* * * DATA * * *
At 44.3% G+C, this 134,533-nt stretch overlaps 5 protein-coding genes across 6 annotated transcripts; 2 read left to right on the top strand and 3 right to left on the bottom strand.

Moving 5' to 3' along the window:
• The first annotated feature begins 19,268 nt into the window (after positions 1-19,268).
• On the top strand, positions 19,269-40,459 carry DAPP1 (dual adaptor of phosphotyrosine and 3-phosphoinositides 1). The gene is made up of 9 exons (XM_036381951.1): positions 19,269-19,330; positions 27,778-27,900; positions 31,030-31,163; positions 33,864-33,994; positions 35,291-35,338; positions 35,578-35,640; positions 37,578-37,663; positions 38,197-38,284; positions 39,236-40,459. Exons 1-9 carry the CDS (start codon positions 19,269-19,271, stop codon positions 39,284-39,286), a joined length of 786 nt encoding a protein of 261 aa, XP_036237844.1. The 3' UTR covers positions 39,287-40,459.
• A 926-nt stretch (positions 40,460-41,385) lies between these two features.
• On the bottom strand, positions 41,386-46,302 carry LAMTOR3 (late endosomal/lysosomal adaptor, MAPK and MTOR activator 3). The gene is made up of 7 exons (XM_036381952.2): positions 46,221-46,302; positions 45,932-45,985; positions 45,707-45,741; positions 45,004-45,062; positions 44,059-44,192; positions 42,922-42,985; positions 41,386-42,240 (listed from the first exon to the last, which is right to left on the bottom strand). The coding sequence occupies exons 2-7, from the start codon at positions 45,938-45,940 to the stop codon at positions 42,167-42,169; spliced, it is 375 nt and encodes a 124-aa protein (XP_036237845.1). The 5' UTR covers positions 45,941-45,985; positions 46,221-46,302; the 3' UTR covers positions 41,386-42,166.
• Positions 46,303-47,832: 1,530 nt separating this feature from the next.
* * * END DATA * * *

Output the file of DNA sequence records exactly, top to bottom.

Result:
At 44.3% G+C, this 134,533-nt stretch overlaps 5 protein-coding genes across 6 annotated transcripts; 2 read left to right on the top strand and 3 right to left on the bottom strand.

Moving 5' to 3' along the window:
• The first annotated feature begins 19,268 nt into the window (after positions 1-19,268).
• On the top strand, positions 19,269-40,459 carry DAPP1 (dual adaptor of phosphotyrosine and 3-phosphoinositides 1). The gene is made up of 9 exons (XM_036381951.1): positions 19,269-19,330; positions 27,778-27,900; positions 31,030-31,163; positions 33,864-33,994; positions 35,291-35,338; positions 35,578-35,640; positions 37,578-37,663; positions 38,197-38,284; positions 39,236-40,459. Exons 1-9 carry the CDS (start codon positions 19,269-19,271, stop codon positions 39,284-39,286), a joined length of 786 nt encoding a protein of 261 aa, XP_036237844.1. The 3' UTR covers positions 39,287-40,459.
• A 926-nt stretch (positions 40,460-41,385) lies between these two features.
• On the bottom strand, positions 41,386-46,302 carry LAMTOR3 (late endosomal/lysosomal adaptor, MAPK and MTOR activator 3). The gene is made up of 7 exons (XM_036381952.2): positions 46,221-46,302; positions 45,932-45,985; positions 45,707-45,741; positions 45,004-45,062; positions 44,059-44,192; positions 42,922-42,985; positions 41,386-42,240 (listed from the first exon to the last, which is right to left on the bottom strand). The coding sequence occupies exons 2-7, from the start codon at positions 45,938-45,940 to the stop codon at positions 42,167-42,169; spliced, it is 375 nt and encodes a 124-aa protein (XP_036237845.1). The 5' UTR covers positions 45,941-45,985; positions 46,221-46,302; the 3' UTR covers positions 41,386-42,166.
• Positions 46,303-47,832: 1,530 nt separating this feature from the next.